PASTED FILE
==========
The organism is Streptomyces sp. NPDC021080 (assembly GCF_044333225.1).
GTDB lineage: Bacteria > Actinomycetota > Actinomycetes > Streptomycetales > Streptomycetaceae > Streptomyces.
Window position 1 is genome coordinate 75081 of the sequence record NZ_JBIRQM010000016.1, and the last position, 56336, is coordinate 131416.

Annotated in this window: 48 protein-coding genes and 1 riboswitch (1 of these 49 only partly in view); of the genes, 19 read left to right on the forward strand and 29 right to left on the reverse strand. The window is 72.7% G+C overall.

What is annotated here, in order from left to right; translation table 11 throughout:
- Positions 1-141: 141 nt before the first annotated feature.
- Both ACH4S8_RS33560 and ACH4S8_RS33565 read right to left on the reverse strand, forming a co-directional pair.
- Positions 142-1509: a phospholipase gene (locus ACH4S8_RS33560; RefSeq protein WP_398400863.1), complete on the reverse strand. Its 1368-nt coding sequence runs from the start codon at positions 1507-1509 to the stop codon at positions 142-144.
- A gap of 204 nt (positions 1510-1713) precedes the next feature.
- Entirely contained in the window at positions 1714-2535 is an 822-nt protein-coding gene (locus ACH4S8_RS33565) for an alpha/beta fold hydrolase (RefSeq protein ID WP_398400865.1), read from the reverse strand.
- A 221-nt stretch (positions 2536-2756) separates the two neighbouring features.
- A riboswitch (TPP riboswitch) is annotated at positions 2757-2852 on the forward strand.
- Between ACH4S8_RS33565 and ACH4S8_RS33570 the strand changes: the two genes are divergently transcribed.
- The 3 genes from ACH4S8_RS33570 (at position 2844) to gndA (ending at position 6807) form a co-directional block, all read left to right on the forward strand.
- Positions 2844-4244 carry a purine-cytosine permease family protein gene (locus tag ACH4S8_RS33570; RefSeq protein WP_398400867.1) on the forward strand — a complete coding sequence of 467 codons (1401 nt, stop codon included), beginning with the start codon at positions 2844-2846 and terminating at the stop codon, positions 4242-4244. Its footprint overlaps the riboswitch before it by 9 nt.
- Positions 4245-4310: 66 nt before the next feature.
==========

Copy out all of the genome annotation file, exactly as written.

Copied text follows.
The organism is Streptomyces sp. NPDC021080 (assembly GCF_044333225.1).
GTDB lineage: Bacteria > Actinomycetota > Actinomycetes > Streptomycetales > Streptomycetaceae > Streptomyces.
Window position 1 is genome coordinate 75081 of the sequence record NZ_JBIRQM010000016.1, and the last position, 56336, is coordinate 131416.

Annotated in this window: 48 protein-coding genes and 1 riboswitch (1 of these 49 only partly in view); of the genes, 19 read left to right on the forward strand and 29 right to left on the reverse strand. The window is 72.7% G+C overall.

What is annotated here, in order from left to right; translation table 11 throughout:
- Positions 1-141: 141 nt before the first annotated feature.
- Both ACH4S8_RS33560 and ACH4S8_RS33565 read right to left on the reverse strand, forming a co-directional pair.
- Positions 142-1509: a phospholipase gene (locus ACH4S8_RS33560; RefSeq protein WP_398400863.1), complete on the reverse strand. Its 1368-nt coding sequence runs from the start codon at positions 1507-1509 to the stop codon at positions 142-144.
- A gap of 204 nt (positions 1510-1713) precedes the next feature.
- Entirely contained in the window at positions 1714-2535 is an 822-nt protein-coding gene (locus ACH4S8_RS33565) for an alpha/beta fold hydrolase (RefSeq protein ID WP_398400865.1), read from the reverse strand.
- A 221-nt stretch (positions 2536-2756) separates the two neighbouring features.
- A riboswitch (TPP riboswitch) is annotated at positions 2757-2852 on the forward strand.
- Between ACH4S8_RS33565 and ACH4S8_RS33570 the strand changes: the two genes are divergently transcribed.
- The 3 genes from ACH4S8_RS33570 (at position 2844) to gndA (ending at position 6807) form a co-directional block, all read left to right on the forward strand.
- Positions 2844-4244 carry a purine-cytosine permease family protein gene (locus tag ACH4S8_RS33570; RefSeq protein WP_398400867.1) on the forward strand — a complete coding sequence of 467 codons (1401 nt, stop codon included), beginning with the start codon at positions 2844-2846 and terminating at the stop codon, positions 4242-4244. Its footprint overlaps the riboswitch before it by 9 nt.
- Positions 4245-4310: 66 nt before the next feature.